We came across this cute video today featuring safety for sleeping babies.  In light of our last post, we thought that it would be appropriate to share it here.  Enjoy!


For 9 months your baby sleeps safely in your tummy but once the 9 months is up, your baby has to sleep somewhere. This article will help you determine which crib or bassinet is best suited for you and your baby.

Something new, something old and something borrowed. These are the guidelines we use for our weddings however, for your child’s safety, something new is always good. Borrowing or receiving a hand me down crib is not the answer. The cri may not be up to standard with the latest safety standards. Overly thick mattress or puffy sides are both suffocation risks.

Basic is best. The safest cribs are the ones that don’t have fine details. Your infants can get strangled by this aspect as their clothes and threads get caught in the fine details.

Check construction and workmanship. Best way to do this is by testing out the models that are displayed in the stores. Give the crib a bit of a shake and see if the frame is steady. Just remember that not all the models will be tightly assembled; so with light pressure, check to see if each slat is secured to the railings. You should not find any loose slats or spindles on a new crib or any cracking if they made from wood.

Don’t use a bassinet or cribs with the wheels unlocked. Once you have moved the product, be sure to lock the wheels before you place your child in the crib. You do not want a runaway baby at three in the morning.


Do not carry or move the bassinet or crib while your baby is inside it.

Use only the mattress provided by the manufacturer and only fitted sheets that are made for the bassinet or crib. If you use sheets that are not for the specifications of your product, it can be suffocation or choking hazard for your child. Just a side tip: when putting your baby to sleep, use a swaddle blanket and not a blanket covering her or him. Reason being if your baby moves, the blanket could go over the face and he or she will battle to breathe. Rather safe than sorry.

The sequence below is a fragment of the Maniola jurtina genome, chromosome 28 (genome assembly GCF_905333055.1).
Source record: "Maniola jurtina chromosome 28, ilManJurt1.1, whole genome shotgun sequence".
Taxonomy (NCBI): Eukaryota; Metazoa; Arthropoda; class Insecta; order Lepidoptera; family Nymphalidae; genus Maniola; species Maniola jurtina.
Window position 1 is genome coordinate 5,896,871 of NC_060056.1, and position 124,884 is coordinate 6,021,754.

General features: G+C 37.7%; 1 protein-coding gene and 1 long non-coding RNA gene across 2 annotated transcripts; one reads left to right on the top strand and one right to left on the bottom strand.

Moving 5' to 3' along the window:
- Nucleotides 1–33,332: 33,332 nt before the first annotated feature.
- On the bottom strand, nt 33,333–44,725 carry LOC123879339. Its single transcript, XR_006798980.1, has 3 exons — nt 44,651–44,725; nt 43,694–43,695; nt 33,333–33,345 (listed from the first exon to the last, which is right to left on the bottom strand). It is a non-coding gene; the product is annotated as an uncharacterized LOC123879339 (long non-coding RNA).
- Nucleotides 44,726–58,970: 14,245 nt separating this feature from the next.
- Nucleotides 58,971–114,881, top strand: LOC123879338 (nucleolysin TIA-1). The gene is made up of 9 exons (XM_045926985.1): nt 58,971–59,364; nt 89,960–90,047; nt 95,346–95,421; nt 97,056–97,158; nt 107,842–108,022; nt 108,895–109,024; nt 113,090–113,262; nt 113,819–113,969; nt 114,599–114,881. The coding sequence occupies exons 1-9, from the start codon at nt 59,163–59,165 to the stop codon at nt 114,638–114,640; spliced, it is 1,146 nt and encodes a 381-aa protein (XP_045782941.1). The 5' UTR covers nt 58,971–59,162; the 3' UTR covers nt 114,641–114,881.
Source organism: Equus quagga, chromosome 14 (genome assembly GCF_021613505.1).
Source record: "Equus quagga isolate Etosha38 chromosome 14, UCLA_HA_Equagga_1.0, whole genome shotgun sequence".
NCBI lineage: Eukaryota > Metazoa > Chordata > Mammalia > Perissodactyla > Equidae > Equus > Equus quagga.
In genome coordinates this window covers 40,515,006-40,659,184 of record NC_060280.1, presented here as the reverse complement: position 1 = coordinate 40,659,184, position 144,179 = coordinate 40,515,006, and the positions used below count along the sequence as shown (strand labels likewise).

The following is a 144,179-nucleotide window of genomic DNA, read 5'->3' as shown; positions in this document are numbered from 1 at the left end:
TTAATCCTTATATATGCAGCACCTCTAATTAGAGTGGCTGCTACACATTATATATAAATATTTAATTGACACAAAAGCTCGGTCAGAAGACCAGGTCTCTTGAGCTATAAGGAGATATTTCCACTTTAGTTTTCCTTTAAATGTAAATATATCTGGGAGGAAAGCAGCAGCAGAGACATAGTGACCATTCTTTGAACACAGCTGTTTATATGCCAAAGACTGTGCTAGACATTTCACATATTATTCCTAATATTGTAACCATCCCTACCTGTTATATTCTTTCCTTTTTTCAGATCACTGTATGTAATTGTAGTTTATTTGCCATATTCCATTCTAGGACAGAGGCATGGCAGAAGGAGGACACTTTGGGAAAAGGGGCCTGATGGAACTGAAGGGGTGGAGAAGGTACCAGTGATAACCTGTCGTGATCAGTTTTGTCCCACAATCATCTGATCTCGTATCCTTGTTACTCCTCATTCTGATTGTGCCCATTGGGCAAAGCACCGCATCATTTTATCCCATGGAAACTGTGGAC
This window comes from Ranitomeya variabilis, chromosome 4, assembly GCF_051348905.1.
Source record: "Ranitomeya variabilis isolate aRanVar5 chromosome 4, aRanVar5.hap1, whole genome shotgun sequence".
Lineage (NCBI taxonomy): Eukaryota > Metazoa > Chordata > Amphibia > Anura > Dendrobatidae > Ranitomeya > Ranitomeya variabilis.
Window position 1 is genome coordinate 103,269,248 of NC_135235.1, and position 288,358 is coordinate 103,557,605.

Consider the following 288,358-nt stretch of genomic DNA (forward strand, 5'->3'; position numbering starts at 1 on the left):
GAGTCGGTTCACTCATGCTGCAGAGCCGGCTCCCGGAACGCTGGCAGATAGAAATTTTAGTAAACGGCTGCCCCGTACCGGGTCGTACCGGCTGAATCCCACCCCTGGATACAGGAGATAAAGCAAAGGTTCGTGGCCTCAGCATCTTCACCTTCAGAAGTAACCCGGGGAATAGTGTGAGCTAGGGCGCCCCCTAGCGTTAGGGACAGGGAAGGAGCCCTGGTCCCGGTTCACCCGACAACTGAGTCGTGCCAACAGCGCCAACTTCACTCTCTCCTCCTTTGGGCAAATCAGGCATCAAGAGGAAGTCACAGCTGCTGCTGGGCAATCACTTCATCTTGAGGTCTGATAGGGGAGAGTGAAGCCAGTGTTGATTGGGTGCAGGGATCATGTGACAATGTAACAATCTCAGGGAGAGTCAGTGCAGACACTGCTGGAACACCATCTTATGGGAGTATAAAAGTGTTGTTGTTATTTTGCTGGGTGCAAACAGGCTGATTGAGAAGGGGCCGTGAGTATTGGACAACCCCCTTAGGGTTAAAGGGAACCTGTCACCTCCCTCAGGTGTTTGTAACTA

Place your baby on their back in the crib or bassinet. 90% of the SIDS cases occur during the first six months of a baby’s life. This is prime bassinet and crib time.

Unlike bassinets, cradles and beside sleepers, cribs are the only beds for babies that are required to meet federal government mandated standards. A crib might seem like a big place for your baby to sleep however it is the safest place for them to sleep. So when deciding on which type of bed you would like to buy, keep in mind that in the long run you save money by buying a crib as well as you sleep well at night knowing that your baby is placed in a standardized product that has been assured to be safe for your child.


As an aside, make sure if you have an infant that you keep a fold-up travel crib handy for when you need to move your baby to a new location quickly.  We kept our travel crib folded up and stored in our tornado shelter so that we could grab it quickly when on the go.

There is no better feeling for a parent than to watch their children playing, smiling and having fun. A playground area is a must for your children however; you need to take a few safety precautions in order to ensure your children are playing in a safe environment.